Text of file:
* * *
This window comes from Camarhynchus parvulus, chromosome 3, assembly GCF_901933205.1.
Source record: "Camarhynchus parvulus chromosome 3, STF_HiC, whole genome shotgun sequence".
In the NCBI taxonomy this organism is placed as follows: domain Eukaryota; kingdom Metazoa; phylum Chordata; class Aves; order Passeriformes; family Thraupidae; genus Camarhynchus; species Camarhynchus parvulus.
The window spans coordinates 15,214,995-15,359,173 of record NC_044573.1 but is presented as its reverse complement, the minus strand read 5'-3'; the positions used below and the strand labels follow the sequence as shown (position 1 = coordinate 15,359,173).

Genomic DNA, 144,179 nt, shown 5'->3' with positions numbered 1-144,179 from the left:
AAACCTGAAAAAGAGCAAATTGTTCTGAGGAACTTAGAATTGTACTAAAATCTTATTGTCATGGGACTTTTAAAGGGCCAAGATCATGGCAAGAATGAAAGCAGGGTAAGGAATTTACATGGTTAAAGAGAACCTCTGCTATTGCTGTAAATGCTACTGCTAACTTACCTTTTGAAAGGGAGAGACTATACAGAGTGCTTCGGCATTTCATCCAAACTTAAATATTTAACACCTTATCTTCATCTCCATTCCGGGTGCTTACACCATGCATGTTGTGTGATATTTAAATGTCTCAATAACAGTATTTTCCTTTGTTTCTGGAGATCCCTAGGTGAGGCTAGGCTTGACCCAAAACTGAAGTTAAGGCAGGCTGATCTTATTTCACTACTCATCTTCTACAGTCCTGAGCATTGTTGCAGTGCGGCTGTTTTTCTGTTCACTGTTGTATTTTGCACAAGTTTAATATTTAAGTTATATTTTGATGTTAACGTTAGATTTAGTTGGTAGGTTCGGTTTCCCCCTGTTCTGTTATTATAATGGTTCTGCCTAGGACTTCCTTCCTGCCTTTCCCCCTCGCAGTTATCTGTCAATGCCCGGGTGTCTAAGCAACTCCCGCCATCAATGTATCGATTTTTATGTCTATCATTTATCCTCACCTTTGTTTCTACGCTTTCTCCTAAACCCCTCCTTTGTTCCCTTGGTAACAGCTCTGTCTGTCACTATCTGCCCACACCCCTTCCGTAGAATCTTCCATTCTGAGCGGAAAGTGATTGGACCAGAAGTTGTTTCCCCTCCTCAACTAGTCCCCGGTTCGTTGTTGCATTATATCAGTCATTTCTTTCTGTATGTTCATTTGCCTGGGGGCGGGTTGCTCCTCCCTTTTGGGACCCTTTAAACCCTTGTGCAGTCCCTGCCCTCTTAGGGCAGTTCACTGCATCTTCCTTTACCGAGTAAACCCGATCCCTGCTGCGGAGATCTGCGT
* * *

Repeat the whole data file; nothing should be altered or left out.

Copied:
This window comes from Camarhynchus parvulus, chromosome 3, assembly GCF_901933205.1.
Source record: "Camarhynchus parvulus chromosome 3, STF_HiC, whole genome shotgun sequence".
In the NCBI taxonomy this organism is placed as follows: domain Eukaryota; kingdom Metazoa; phylum Chordata; class Aves; order Passeriformes; family Thraupidae; genus Camarhynchus; species Camarhynchus parvulus.
The window spans coordinates 15,214,995-15,359,173 of record NC_044573.1 but is presented as its reverse complement, the minus strand read 5'-3'; the positions used below and the strand labels follow the sequence as shown (position 1 = coordinate 15,359,173).

Genomic DNA, 144,179 nt, shown 5'->3' with positions numbered 1-144,179 from the left:
AAACCTGAAAAAGAGCAAATTGTTCTGAGGAACTTAGAATTGTACTAAAATCTTATTGTCATGGGACTTTTAAAGGGCCAAGATCATGGCAAGAATGAAAGCAGGGTAAGGAATTTACATGGTTAAAGAGAACCTCTGCTATTGCTGTAAATGCTACTGCTAACTTACCTTTTGAAAGGGAGAGACTATACAGAGTGCTTCGGCATTTCATCCAAACTTAAATATTTAACACCTTATCTTCATCTCCATTCCGGGTGCTTACACCATGCATGTTGTGTGATATTTAAATGTCTCAATAACAGTATTTTCCTTTGTTTCTGGAGATCCCTAGGTGAGGCTAGGCTTGACCCAAAACTGAAGTTAAGGCAGGCTGATCTTATTTCACTACTCATCTTCTACAGTCCTGAGCATTGTTGCAGTGCGGCTGTTTTTCTGTTCACTGTTGTATTTTGCACAAGTTTAATATTTAAGTTATATTTTGATGTTAACGTTAGATTTAGTTGGTAGGTTCGGTTTCCCCCTGTTCTGTTATTATAATGGTTCTGCCTAGGACTTCCTTCCTGCCTTTCCCCCTCGCAGTTATCTGTCAATGCCCGGGTGTCTAAGCAACTCCCGCCATCAATGTATCGATTTTTATGTCTATCATTTATCCTCACCTTTGTTTCTACGCTTTCTCCTAAACCCCTCCTTTGTTCCCTTGGTAACAGCTCTGTCTGTCACTATCTGCCCACACCCCTTCCGTAGAATCTTCCATTCTGAGCGGAAAGTGATTGGACCAGAAGTTGTTTCCCCTCCTCAACTAGTCCCCGGTTCGTTGTTGCATTATATCAGTCATTTCTTTCTGTATGTTCATTTGCCTGGGGGCGGGTTGCTCCTCCCTTTTGGGACCCTTTAAACCCTTGTGCAGTCCCTGCCCTCTTAGGGCAGTTCACTGCATCTTCCTTTACCGAGTAAACCCGATCCCTGCTGCGGAGATCTGCGT